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Angiomotin (AMOT) is a family of proteins found to be a component of the apical junctional complex of vertebrate epithelial cells and is recently found to play important roles in neurofibromatosis type 2 (NF-2). Whether AMOT plays a role in prostate cancer (PCa) is unknown. AMOT is expressed as two isoforms, AMOTp80 and AMOTp130, which has a 409 aa N-terminal domain that is absent in AMOTp80. Both AMOTp80 and AMOTp130 are expressed in LNCaP and C4-2B4, but at a low to undetectable level in PC3, DU145, and BPH1 cells. Further study showed that AMOTp130 and AMOTp80 have distinct functions in PCa cells. We found that AMOTp80, but not AMOT p130, functioned as a tumor promoter by enhancing PCa cell proliferation. Mechanistic studies showed that AMOTp80 signaled through the Hippo pathway by promoting nuclear translocation of YAP, resulting in an increased expression of YAP target protein BMP4. Moreover, inhibition of BMP receptor activity by LDN-193189 abrogates AMOTp80-mediated cell proliferation. Together, this study reveals a novel mechanism whereby the AMOTp80-Merlin-MST1-LATS-YAP-BMP4 pathway leads to AMOTp80-induced tumor cell proliferation.
Angiomotin (AMOT) is a family of proteins originally identified as an angiostatin binding protein that regulates endothelial cell migration and tube formation [1, 2]. AMOT is subsequently found to be a component of the apical junctional complex of vertebrate epithelial cells [3, 4]. The role of AMOT in disease has not been extensively investigated. AMOT was recently found to play important roles in neurofibromatosis type 2 (NF2), breast cancer, and renal cell carcinoma [5–7]. Whether AMOT plays a role in prostate cancer (PCa) progression and how AMOT signals in PCa are still unknown.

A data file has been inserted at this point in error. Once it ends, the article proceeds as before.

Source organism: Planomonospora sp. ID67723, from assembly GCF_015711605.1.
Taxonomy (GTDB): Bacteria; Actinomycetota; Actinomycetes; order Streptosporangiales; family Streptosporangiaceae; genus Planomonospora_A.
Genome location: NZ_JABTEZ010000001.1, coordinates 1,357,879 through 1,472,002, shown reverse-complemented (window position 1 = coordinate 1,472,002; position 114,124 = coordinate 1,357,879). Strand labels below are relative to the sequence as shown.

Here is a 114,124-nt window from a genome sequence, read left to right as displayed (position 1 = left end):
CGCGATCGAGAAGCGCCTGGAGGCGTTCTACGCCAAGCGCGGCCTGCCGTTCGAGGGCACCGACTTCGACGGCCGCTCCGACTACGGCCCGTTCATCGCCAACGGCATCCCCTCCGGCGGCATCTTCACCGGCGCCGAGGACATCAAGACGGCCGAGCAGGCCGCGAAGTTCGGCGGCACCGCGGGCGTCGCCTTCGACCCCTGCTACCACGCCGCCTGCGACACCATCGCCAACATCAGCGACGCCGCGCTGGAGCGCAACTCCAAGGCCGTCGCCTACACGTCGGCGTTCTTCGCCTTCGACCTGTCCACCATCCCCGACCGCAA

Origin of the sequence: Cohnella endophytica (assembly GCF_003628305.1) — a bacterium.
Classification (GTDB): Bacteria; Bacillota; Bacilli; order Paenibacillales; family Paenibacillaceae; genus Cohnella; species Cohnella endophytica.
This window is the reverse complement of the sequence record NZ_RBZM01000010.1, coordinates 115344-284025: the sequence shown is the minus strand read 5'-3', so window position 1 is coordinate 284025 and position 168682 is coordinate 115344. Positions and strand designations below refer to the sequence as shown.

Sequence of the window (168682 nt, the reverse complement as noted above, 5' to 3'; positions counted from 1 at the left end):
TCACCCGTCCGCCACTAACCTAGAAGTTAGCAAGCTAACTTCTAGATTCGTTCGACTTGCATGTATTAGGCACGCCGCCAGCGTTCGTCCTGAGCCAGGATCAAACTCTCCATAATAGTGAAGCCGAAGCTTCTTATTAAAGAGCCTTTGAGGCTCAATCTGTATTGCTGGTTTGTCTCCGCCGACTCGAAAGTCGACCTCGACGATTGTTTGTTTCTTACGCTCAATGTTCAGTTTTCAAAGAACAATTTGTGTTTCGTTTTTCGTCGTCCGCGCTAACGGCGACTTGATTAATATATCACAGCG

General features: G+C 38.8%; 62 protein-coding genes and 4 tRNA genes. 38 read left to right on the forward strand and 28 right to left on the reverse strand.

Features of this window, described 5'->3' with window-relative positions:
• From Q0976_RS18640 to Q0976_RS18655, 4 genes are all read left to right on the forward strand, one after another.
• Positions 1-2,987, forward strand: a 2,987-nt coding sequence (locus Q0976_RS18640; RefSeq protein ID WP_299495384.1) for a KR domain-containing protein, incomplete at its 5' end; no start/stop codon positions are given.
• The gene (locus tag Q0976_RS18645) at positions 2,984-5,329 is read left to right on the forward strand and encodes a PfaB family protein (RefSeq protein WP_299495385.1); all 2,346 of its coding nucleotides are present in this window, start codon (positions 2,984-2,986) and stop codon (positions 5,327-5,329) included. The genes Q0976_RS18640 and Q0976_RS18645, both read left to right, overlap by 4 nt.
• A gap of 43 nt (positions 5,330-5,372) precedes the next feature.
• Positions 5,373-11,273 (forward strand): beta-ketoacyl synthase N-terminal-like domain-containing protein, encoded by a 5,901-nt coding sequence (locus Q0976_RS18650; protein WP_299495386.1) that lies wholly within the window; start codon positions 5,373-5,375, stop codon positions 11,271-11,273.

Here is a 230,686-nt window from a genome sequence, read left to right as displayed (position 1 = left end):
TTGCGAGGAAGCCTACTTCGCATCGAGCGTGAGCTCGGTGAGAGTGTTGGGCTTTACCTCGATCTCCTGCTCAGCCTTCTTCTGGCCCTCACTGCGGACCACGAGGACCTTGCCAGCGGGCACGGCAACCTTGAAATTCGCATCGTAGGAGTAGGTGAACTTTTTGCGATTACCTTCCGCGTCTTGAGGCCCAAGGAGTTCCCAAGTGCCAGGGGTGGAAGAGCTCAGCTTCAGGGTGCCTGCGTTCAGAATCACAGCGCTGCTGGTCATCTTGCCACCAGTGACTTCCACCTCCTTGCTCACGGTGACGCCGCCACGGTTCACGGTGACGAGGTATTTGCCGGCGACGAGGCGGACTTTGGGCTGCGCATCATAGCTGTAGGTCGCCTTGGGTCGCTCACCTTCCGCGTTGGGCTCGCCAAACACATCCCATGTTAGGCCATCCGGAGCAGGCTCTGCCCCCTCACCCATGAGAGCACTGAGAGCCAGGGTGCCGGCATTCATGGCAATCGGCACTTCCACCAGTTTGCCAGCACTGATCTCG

AMOT has been shown to regulate many cellular functions by serving as an adaptor protein in different cellular contexts. In epithelial cells, AMOT could interact with the cell junction protein RICH1, and this interaction leads to the localization of AMOT to the apical membrane of polarized epithelial cells [3, 4]. In NF2, loss of AMOT interaction with NF2/Merlin could increase its interaction with RICH1, leading to Rac activation . In breast cancer, AMOT was proposed to coordinate the dysregulation of cell polarity with the induction of neoplastic growth . In endothelial cells, AMOT was shown to regulate endothelial cell migration and tube formation [1, 2]. AMOT-mediated cell migration was also critical in embryogenesis as knockout of AMOT in zebrafish and in mouse led to embryonic lethality due to defects in cell migration into proximal extra-embryonic regions [8, 9].